Can EU Carbon Border Adjustment Measures Propel WTO Climate Talks?



Gary Clyde Hufbauer, Jisun Kim and Jeffrey J. Schott | Peterson Institute for International Economics

Reforms proposed in the European Union’s “Fit for 55” climate policy package are likely to sharply increase the cost paid by European firms for their greenhouse gas (GHG) emissions. Recognizing that increased carbon prices would put European firms at a disadvantage in competing with imports from countries that produce without incurring these costs, the European Commission has proposed a Carbon Border Adjustment Mechanism (CBAM) requiring that the most carbon-intensive EU imports either incur comparable carbon charges as EU firms or pay the equivalent of a carbon-based tariff. The CBAM aims to deter carbon leakage, which could arise if firms shift carbon-intensive production out of Europe to facilities in countries that do not tax GHG emissions (or tax at a low rate) and then export the goods to Europe. European production and output would suffer and global climate efforts to reduce GHG emissions would be undercut. The loftier goal is to encourage other countries to follow the European example and strengthen their own national decarbonization policies, which in turn would exempt their goods from CBAM charges.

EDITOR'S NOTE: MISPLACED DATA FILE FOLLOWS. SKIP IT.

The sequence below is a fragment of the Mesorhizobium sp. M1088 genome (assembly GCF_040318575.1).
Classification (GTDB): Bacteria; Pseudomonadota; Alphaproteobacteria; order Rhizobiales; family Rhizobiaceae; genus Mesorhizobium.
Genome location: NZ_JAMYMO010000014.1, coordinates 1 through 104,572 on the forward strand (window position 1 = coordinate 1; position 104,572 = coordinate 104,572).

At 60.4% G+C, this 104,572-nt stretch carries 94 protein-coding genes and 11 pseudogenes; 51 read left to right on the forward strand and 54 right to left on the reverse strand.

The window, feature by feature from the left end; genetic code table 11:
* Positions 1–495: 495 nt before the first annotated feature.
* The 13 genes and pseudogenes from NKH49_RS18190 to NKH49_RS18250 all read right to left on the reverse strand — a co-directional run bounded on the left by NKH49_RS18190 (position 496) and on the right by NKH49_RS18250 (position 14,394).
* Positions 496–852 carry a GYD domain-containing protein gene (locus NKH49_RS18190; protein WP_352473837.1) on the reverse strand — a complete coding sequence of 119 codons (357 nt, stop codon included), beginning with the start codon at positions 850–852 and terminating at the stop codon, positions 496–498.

The CBAM would cover five carbon-intensive industries: iron and steel, aluminum, fertilizer, electricity, and cement. Countries most affected by the CBAM include Russia, China, Turkey, the United Kingdom, Ukraine, South Korea, and India. Some are likely to contest the policy, claiming that the CBAM is a unilateral measure that violates World Trade Organization rules and bolsters protectionism while hampering rather than encouraging efforts in other countries to tackle climate change. A better and more feasible approach would be adoption of a CBAM moratorium while negotiations are conducted to promote carbon abatement policies that comply with the rules-based global trading system.


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